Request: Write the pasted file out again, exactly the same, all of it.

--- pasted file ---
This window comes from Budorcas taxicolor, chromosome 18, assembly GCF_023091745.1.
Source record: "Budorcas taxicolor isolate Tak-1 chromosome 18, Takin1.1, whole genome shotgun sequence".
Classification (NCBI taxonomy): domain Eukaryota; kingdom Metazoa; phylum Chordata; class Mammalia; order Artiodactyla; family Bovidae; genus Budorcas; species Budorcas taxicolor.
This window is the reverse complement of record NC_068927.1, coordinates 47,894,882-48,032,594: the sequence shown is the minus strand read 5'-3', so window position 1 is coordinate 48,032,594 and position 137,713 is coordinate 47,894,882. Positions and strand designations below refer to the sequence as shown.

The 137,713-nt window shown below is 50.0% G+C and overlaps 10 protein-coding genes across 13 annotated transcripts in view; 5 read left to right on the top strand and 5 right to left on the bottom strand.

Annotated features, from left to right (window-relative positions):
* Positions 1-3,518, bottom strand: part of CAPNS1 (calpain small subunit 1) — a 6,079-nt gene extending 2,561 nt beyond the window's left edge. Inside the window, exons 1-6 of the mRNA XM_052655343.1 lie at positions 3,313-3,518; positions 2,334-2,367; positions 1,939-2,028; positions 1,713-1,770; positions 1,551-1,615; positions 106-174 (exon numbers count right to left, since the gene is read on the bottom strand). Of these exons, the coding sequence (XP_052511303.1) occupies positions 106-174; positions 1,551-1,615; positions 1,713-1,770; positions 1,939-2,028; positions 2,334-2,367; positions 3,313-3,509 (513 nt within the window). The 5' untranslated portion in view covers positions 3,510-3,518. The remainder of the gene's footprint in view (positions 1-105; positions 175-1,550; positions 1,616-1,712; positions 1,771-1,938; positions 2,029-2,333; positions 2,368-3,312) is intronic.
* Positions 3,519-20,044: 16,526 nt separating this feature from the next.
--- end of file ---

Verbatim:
This window comes from Budorcas taxicolor, chromosome 18, assembly GCF_023091745.1.
Source record: "Budorcas taxicolor isolate Tak-1 chromosome 18, Takin1.1, whole genome shotgun sequence".
Classification (NCBI taxonomy): domain Eukaryota; kingdom Metazoa; phylum Chordata; class Mammalia; order Artiodactyla; family Bovidae; genus Budorcas; species Budorcas taxicolor.
This window is the reverse complement of record NC_068927.1, coordinates 47,894,882-48,032,594: the sequence shown is the minus strand read 5'-3', so window position 1 is coordinate 48,032,594 and position 137,713 is coordinate 47,894,882. Positions and strand designations below refer to the sequence as shown.

The 137,713-nt window shown below is 50.0% G+C and overlaps 10 protein-coding genes across 13 annotated transcripts in view; 5 read left to right on the top strand and 5 right to left on the bottom strand.

Annotated features, from left to right (window-relative positions):
* Positions 1-3,518, bottom strand: part of CAPNS1 (calpain small subunit 1) — a 6,079-nt gene extending 2,561 nt beyond the window's left edge. Inside the window, exons 1-6 of the mRNA XM_052655343.1 lie at positions 3,313-3,518; positions 2,334-2,367; positions 1,939-2,028; positions 1,713-1,770; positions 1,551-1,615; positions 106-174 (exon numbers count right to left, since the gene is read on the bottom strand). Of these exons, the coding sequence (XP_052511303.1) occupies positions 106-174; positions 1,551-1,615; positions 1,713-1,770; positions 1,939-2,028; positions 2,334-2,367; positions 3,313-3,509 (513 nt within the window). The 5' untranslated portion in view covers positions 3,510-3,518. The remainder of the gene's footprint in view (positions 1-105; positions 175-1,550; positions 1,616-1,712; positions 1,771-1,938; positions 2,029-2,333; positions 2,368-3,312) is intronic.
* Positions 3,519-20,044: 16,526 nt separating this feature from the next.